> 
> I appreciate there is some more detailed guidance in 6.7; perhaps that could be extended and an xref placed in 6.5, or perhaps this section could become a subsection of 6.7.
> 
> Section 6.6 ("Responder's Payload Size")
> 
> There is algorithmic guidance given in this section to allow an implementor to choose a suitable payload size, but it seems vague (e.g. "meaningless QUERY"). More specific guidance seems like it would be helpful.
> 
> I appreciate there is some more detailed guidance in 6.7; perhaps that could be extended and an xref placed in 6.6, or perhaps this section could become a subsection of 6.7.
> 
> Section 6.7 ("Payload Size Selection")
> 
> See above.
> 
> Section 6.8 ("Middleware Boxes")
> 
> See above regarding definition of "Middleware Boxes". (Incidentally, "Middleware" as a noun seems better to me, once defined, than "Middleware Boxes".)
> 
> Is the prohibition on limiting UDP-transport DNS messages to 512 bytes by middleware necessary in the case where middleware performing deep packet inspection knowns unequivocally that it is dealing with an unextended DNS message?
> 
> "MUST understand the OPT record" -- do you mean to say that such devices must support EDNS0? There's a difference between understanding and processing.
> 
> Section 6.11 ("OPT Options Code Allocation Procedure")
> 
> Shouldn't this direction be moved to the IANA Considerations section, since it describes an attribute of a registry?
> 
> Section 9 ("IANA Considerations")
> 
> "EDNS Extended Label Type", "EDNS Option Codes", "EDNS Version Numbers", and "Domain System Response Code" are not the names of the registries created by RFC 2671, at least not as seen at <https://www.iana.org/protocols/> (unless I'm reading it wrong). Since this section contains direction for the IANA, it seems appropriate to make sure the registries referred to are unambiguously-named. Worth checking, anyway.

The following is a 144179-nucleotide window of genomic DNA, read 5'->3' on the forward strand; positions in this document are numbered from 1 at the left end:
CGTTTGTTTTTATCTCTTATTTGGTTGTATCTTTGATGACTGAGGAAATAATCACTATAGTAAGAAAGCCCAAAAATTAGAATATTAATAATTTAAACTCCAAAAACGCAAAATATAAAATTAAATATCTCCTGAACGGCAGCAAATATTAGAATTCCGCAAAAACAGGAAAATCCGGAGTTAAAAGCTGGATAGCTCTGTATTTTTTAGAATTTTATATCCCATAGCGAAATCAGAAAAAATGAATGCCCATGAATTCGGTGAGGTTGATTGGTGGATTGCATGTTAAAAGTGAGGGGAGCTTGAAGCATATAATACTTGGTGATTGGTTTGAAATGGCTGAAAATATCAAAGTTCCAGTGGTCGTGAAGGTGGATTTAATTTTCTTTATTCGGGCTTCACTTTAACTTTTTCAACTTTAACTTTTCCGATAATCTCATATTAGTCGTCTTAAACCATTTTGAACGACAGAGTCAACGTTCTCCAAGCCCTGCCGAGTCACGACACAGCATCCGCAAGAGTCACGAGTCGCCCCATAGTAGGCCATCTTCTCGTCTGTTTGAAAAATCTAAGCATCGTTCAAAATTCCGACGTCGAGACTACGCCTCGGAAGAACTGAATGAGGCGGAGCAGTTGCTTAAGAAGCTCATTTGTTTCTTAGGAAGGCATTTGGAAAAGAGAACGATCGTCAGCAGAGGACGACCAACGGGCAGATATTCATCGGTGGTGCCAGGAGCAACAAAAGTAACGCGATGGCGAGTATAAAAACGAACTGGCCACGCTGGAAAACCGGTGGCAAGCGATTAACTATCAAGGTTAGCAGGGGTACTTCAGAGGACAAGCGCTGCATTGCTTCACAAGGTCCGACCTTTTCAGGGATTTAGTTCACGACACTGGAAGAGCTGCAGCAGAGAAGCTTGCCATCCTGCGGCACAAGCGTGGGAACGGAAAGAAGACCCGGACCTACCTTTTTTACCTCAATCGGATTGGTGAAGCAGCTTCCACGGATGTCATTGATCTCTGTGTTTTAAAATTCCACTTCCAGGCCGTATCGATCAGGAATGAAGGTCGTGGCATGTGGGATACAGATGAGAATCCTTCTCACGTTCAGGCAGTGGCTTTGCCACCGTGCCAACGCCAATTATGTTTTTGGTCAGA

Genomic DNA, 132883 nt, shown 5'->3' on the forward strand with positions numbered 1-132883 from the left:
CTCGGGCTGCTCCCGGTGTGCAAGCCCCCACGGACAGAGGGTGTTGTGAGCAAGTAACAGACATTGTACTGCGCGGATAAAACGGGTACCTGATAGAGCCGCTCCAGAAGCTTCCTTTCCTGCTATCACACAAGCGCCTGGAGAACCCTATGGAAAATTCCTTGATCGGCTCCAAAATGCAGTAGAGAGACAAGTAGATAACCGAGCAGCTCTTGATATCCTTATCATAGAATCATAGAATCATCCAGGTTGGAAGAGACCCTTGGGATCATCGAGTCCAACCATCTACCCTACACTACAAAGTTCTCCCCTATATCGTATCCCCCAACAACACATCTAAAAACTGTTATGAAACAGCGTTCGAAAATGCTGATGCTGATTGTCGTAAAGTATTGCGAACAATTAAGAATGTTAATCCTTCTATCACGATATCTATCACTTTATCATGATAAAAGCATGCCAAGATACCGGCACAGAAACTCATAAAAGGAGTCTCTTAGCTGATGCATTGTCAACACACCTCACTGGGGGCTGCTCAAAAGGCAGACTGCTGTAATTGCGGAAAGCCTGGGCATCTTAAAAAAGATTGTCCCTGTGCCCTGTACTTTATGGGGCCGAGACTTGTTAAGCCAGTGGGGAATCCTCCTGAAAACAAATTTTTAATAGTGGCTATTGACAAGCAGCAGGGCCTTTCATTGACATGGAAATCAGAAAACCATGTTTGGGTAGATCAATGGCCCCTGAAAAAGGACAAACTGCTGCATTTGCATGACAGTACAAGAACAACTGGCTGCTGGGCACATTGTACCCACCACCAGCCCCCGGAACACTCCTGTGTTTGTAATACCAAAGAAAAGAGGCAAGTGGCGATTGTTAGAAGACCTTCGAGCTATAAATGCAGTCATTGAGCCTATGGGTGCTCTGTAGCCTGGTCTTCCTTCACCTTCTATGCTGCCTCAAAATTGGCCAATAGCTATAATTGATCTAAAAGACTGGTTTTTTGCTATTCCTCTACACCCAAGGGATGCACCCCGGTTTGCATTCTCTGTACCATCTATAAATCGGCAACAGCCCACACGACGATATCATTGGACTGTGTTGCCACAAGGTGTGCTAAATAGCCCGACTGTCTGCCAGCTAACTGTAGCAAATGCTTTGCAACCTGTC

> 
> "IANA is advised to re-parent these sub-registries to this document",
>  "We request that this registry be closed" --
> 
> I don't know that "closed" or "re-parent" are sufficiently unambiguous when it comes to describing an action on a registry. Does "closed" mean that the registry should no longer accept additions, or that it should be deleted such that nobody can find it any more? Does "re-parent" imply that the requirements for changes to the registry (e.g. "RFC Required", "IESG Approval") are inherited, and that the existing contents of the registry should be preserved?
> 
> No doubt any ambiguity would be cleaned up during IANA review of the document, but it doesn't hurt to get it right first time.
> 
> "This document assigns EDNS Extended RCODE 16 to 'BADVERS'" -- it seems like a good idea to specify precisely which registry the document is requesting be updated, here.
> 
> In general a quick review of RFC 5226 might help clean up this section.
> 
> 
> Joe
> _______________________________________________
> dnsext mailing list
> dnsext@ietf.org
> https://www.ietf.org/mailman/listinfo/dnsext